Fiat will soon own 55% of Chrysler, LLC. For all of you North Americans who could not name a Fiat model other than the X1/9 and persist with the fix-it-again-tony and fundamentally-inept-automotive-technology gags, you should know the Fiats of old are as gone as the Chevrolet Citation, Ford Fairmont, Plymouth and Oldsmobile.
The Fiats of old were wonderful drivers and appealing to the eye but the mechanical and electrical stuff was so clumsy the Soviets made fun of Fiat. When the original Panda made its way to Yugoslavia, Zastava was obliged to nearly re-engineer it to meet exacting Eastern-Bloc standards. If only Fiat could retain that quintessentially Italian passion while designing chassis and engines which could run for several hours without a major service.
All right, visually the Chroma is n0 Brava, but the quality of the mechanical bits and the quality of the driving experience are no longer in inverse proportions. In this internet age one should hang up one’s automotive journalist blogger credentials if you are somehow unaware that Fiat has made as even more progress in the build quality of their automobiles in the last twenty-six model years as Hyundai has in eight.
Chrysler shall soon have good, tiny cars. This is what the market demands. I don’t know what happened, but there you are. Smart and Mini are selling all the cars they can ship while the rest of the business is looking for handouts. Chrysler plants shall also keep busy assembling Alfa Romeos and possibly authentic Fiat Nuova 500s for the U.S. domestic market. Fiat has a commercial vehicle to replace the Sprinter. (Ducato) This segment will not be a problem once Daimler is cut loose completely. I honestly don’t know what Chrysler shall do with their mid-size and above and I could not care less. They would do well to create a new, original right-wheel-drive chassis on which a 300D and the next generation Charger and Challenger could ride with very special emphasis upon making a vehicle appropriate for taxi fleets and police duty. Ideally the fleet edition would even have its own badass styling with a big Chrysler roof and Dodge anything-but-cute lines everywhere else. GM and Ford don’t seem to be particularly interested in fleets anymore.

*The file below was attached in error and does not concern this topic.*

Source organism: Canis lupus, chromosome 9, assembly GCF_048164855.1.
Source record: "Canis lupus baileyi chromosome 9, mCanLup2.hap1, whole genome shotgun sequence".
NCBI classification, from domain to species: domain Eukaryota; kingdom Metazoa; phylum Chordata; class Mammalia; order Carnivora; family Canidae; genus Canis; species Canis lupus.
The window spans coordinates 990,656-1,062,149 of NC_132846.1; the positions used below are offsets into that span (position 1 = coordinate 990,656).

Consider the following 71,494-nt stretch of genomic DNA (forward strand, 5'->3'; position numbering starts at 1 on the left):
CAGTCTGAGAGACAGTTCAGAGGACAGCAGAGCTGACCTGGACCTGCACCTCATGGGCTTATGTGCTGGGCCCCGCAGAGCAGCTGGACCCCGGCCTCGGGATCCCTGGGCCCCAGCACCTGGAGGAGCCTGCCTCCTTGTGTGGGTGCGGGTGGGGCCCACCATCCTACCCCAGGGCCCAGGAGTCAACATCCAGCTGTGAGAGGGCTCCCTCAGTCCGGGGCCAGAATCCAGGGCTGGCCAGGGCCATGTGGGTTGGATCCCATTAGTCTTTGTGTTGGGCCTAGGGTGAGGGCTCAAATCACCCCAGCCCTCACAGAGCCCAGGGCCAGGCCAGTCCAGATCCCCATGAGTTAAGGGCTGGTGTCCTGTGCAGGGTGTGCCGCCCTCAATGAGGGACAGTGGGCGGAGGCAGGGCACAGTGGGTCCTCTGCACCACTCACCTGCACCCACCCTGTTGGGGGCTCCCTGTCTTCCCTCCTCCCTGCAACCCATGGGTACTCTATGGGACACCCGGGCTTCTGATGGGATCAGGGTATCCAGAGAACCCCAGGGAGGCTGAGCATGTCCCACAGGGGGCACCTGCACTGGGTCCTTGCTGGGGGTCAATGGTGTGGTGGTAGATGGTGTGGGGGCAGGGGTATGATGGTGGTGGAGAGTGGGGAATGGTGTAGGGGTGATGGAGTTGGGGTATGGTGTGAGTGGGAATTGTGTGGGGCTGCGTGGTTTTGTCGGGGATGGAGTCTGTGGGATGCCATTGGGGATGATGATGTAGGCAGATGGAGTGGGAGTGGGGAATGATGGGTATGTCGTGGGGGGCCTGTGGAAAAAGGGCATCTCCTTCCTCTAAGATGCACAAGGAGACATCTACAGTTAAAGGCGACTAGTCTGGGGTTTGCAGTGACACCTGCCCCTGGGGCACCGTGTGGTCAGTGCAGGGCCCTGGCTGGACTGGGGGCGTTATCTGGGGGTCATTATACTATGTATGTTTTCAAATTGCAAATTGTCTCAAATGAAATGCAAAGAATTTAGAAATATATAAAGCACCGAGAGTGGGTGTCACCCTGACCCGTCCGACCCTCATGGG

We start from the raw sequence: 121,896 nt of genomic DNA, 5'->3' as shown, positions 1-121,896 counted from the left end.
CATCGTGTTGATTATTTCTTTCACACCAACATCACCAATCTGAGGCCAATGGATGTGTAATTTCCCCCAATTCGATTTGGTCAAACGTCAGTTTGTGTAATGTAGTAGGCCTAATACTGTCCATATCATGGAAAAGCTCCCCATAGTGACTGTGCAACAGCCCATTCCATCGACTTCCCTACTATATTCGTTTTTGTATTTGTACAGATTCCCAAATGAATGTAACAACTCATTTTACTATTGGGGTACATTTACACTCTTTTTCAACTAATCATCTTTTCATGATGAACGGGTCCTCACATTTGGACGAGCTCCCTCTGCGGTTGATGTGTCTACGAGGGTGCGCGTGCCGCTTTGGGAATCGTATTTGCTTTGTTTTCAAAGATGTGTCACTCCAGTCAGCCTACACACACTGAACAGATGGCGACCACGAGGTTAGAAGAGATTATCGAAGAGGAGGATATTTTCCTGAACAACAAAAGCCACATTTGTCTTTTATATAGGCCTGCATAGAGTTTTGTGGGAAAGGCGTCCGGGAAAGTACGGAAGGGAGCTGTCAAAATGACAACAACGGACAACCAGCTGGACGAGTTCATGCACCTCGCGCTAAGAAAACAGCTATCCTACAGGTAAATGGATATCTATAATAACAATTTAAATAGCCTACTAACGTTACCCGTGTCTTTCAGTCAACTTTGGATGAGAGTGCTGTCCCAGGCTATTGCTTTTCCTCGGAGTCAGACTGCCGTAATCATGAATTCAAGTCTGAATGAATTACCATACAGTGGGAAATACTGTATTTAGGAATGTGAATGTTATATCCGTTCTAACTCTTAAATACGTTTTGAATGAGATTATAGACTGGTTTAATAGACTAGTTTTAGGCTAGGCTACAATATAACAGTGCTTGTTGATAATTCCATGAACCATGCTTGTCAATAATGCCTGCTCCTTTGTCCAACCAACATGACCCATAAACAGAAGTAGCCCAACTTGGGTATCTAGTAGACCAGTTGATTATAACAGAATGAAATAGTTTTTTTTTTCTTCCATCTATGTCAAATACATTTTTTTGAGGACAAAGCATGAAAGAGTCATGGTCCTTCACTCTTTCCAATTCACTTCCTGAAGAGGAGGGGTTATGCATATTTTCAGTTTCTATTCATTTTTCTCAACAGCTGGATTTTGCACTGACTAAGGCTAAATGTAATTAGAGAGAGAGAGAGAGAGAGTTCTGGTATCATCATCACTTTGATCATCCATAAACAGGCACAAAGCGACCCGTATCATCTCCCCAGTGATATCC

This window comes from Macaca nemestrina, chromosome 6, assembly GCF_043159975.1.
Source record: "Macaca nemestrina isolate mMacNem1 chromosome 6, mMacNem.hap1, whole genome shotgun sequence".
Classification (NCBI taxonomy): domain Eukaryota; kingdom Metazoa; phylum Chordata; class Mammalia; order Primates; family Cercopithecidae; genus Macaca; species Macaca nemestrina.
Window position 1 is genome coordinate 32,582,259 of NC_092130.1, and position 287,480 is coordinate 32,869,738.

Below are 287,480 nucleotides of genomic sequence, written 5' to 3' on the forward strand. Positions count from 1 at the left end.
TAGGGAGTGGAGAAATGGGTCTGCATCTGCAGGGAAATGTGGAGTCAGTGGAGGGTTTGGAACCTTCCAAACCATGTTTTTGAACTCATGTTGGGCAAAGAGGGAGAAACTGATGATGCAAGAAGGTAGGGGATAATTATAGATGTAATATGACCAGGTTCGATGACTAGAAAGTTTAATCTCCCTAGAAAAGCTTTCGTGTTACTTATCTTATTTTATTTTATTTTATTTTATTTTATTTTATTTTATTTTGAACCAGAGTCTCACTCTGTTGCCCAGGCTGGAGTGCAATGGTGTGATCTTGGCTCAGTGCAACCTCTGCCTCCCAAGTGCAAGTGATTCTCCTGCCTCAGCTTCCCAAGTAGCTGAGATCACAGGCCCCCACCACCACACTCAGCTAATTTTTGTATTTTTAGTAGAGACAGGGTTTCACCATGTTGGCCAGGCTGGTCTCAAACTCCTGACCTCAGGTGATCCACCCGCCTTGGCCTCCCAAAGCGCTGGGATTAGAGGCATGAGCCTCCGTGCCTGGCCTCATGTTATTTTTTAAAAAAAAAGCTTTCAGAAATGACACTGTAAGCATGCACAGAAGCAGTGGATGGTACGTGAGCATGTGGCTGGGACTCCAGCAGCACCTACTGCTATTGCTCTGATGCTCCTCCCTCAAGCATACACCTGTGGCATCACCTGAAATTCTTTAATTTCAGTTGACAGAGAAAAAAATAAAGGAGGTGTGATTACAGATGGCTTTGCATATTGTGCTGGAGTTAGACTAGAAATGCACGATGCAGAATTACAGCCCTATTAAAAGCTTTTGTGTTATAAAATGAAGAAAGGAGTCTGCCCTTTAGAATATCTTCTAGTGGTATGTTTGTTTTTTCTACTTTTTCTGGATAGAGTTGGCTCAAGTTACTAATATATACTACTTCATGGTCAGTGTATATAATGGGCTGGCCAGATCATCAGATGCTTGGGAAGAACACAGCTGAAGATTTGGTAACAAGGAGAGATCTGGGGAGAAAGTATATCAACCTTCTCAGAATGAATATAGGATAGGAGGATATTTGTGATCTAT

Somehow, albeit in its sixth form since 1980, I think Chrysler is going to make it.